The knocking out of SEC Rule 12b-1 is key component of The Mutual Fund Reform Act of 2004 (MFRA), sponsored by Senators Peter Fitzgerald (R- Illinois), Carl Levin (D-Michigan), and Susan Collins (R-Maine).
According to a Monday news release, the 12b-1 repeal grew out of previous Senate committee testimony that 12b-1 fees have been a “bonanza” for brokers and advisors but haven’t lowered shareholder fund costs as they were originally intended (See Senate Panel Convenes to Discuss Fund Fees ). Since 1980, when the fee was instituted, the fund industry’s total assets have increased by some 60 times, but costs have increased even more — by some 90 times, according to the announcement.
Not only that, but nearly two-thirds of 12b-1 fees are paid to brokers. “In other words, 12b-1 fees have largely degenerated into disguised loads,” the Senate announcement said. “Some 12b-1 fees are as high as 1 percentage point per year. Over the life of a retirement plan, that 1% annual 12b-1 fee can cost an investor 35% to 40% of his or her retirement income.”
In addition to the 12b-1 change, MFRA also requires funds to disclose all fund fees including transactions costs. “By making it much easier for shareholders to compare funds on an apples-to-apples basis, the bill would unleash competitive market forces that have until now been bottled up by an obscure and misleading disclosure regime,” Fitzgerald declared in the statement.
Importantly, MFRA does not prohibit distribution expenses or sales charges. MFRA permits charging a load subject to NASD rules. “There’s nothing wrong with an honest load, but funds should call a load a load, make it account-based, and not disguise it as a permanent asset-based distribution fee,” Fitzgerald said.
Soft Dollar and Other “Questionable” Practices
For his part in the Senate announcement, Levin emphasized the importance of eliminating “questionable” industry practices such as soft dollar arrangements, directed brokerage and revenue sharing.
“Mutual funds are a $7-trillion engine of investment for the US economy, and we need to ensure investors in those funds get honest investment advice and reasonable fees if we are to keep that engine humming,” said Levin, in the statement. “The goal of honest advice requires ending the conflicts of interest that exist in current practices involving directed brokerage, revenue sharing and soft dollar arrangements, which too often taint mutual fund investment advice and drive up fees for average investors. Our bill is intended to end those conflicts of interest and to protect the interests of investors.”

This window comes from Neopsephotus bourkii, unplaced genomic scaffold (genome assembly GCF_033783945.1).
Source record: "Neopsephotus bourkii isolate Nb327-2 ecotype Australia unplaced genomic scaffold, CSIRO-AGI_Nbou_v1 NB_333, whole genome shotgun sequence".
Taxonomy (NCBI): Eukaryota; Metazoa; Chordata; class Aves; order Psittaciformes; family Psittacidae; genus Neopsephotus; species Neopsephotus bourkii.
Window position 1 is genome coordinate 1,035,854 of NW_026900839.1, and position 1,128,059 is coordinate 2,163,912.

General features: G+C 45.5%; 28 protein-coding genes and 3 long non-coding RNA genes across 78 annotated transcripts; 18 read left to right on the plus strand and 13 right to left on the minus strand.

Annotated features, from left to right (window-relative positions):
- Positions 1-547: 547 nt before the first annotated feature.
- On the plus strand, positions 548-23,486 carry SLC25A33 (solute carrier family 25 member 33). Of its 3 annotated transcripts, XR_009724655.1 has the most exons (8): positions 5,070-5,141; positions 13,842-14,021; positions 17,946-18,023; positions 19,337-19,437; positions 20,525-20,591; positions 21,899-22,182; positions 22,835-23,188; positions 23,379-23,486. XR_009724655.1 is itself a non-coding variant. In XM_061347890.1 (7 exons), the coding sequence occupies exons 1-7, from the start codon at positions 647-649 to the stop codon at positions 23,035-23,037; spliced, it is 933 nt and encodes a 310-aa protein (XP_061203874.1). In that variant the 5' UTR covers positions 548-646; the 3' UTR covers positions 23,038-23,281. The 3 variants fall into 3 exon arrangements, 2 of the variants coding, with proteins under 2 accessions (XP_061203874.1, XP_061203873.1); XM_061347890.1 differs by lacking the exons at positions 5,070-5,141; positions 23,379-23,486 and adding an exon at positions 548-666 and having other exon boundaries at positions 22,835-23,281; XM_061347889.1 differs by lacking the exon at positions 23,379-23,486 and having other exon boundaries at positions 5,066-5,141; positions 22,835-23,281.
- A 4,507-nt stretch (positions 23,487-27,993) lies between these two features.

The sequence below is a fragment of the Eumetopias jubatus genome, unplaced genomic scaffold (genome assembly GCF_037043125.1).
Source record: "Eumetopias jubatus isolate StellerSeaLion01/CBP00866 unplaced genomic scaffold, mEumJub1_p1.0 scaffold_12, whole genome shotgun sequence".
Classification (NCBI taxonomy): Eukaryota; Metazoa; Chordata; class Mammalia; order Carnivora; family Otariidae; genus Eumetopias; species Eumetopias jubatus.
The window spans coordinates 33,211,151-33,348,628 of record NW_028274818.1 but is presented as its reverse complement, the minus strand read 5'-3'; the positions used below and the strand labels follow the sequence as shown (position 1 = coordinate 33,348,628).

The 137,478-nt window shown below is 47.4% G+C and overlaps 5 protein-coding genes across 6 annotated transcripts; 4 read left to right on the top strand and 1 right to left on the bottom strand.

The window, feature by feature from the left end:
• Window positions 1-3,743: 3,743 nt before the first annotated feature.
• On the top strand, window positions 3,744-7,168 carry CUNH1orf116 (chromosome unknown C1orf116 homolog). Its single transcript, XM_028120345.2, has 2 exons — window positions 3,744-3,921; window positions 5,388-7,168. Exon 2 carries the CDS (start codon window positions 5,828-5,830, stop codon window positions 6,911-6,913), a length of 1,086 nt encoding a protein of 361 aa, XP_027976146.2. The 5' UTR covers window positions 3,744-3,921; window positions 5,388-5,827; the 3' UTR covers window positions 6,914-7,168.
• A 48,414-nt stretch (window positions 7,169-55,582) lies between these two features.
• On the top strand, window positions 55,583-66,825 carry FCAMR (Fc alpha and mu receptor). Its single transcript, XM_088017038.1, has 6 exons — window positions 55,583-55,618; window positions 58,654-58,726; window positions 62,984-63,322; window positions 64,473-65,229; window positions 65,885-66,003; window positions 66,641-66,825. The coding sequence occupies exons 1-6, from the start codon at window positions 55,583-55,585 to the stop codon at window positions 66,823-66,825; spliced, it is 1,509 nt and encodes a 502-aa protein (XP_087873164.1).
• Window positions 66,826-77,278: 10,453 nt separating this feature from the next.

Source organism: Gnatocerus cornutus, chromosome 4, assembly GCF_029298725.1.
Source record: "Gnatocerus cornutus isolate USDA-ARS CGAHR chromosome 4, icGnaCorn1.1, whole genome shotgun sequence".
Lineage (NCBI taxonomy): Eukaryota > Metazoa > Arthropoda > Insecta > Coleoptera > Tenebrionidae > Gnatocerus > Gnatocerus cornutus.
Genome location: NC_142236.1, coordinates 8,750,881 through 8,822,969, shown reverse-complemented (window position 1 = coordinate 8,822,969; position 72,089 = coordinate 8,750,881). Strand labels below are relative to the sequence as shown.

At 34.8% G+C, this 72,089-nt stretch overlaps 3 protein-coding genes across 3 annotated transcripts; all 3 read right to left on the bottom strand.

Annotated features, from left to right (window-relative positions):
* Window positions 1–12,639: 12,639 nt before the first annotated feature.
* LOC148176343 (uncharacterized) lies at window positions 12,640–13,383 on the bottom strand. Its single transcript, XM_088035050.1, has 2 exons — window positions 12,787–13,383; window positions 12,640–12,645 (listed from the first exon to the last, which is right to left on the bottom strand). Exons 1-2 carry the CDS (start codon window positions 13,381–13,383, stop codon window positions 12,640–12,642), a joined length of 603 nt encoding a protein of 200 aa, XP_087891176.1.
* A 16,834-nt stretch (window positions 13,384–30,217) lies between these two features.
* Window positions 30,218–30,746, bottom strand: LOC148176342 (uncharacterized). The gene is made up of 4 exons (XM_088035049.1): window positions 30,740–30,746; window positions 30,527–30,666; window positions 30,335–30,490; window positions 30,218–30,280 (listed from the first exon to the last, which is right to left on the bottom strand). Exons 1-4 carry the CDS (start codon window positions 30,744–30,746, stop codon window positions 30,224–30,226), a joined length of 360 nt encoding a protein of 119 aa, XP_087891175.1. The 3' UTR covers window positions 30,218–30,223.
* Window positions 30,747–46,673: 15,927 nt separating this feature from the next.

Directed brokerage occurs when a mutual fund agrees to use a brokerage firm to buy stock for its holdings if that brokerage firm promotes the fund’s shares to its other customers. In revenue sharing, the mutual fund gives the brokerage firm a share of its revenues if the firm’s brokers promote the mutual fund’s shares to their customers. With soft dollar arrangements, a mutual fund pays a brokerage firm for research or other services, in the expectation that the firm’s brokers will promote the fund’s products.
Finally, the Fitzgerald-Levin-Collins proposal also strengthens and clarifies the fiduciary duties fund directors and fund advisors owe to fund shareholders. MFRA has three titles: Fund Governance, Fund Transparency, and Fund Transactions.
Well-known industry pioneer John Bogle, founder and former CEO of The Vanguard Group, praised the bill in the Senate statement.
“I’ve spent the greater part of my career speaking out on nearly all of the important legislative issues that Senator Fitzgerald’s Mutual Fund Reform Act of 2004 addresses,” said Bogle. “While nothing can solve the industry’s problems overnight, I view the bill as the gold standard in putting mutual fund shareholders back in the driver’s seat, and endorse it in its entirety.”
See Sen. Fitzgerald Bill Summary at http://fitzgerald.senate.gov/legislation/mutualfund/mutualfundonepager.pdf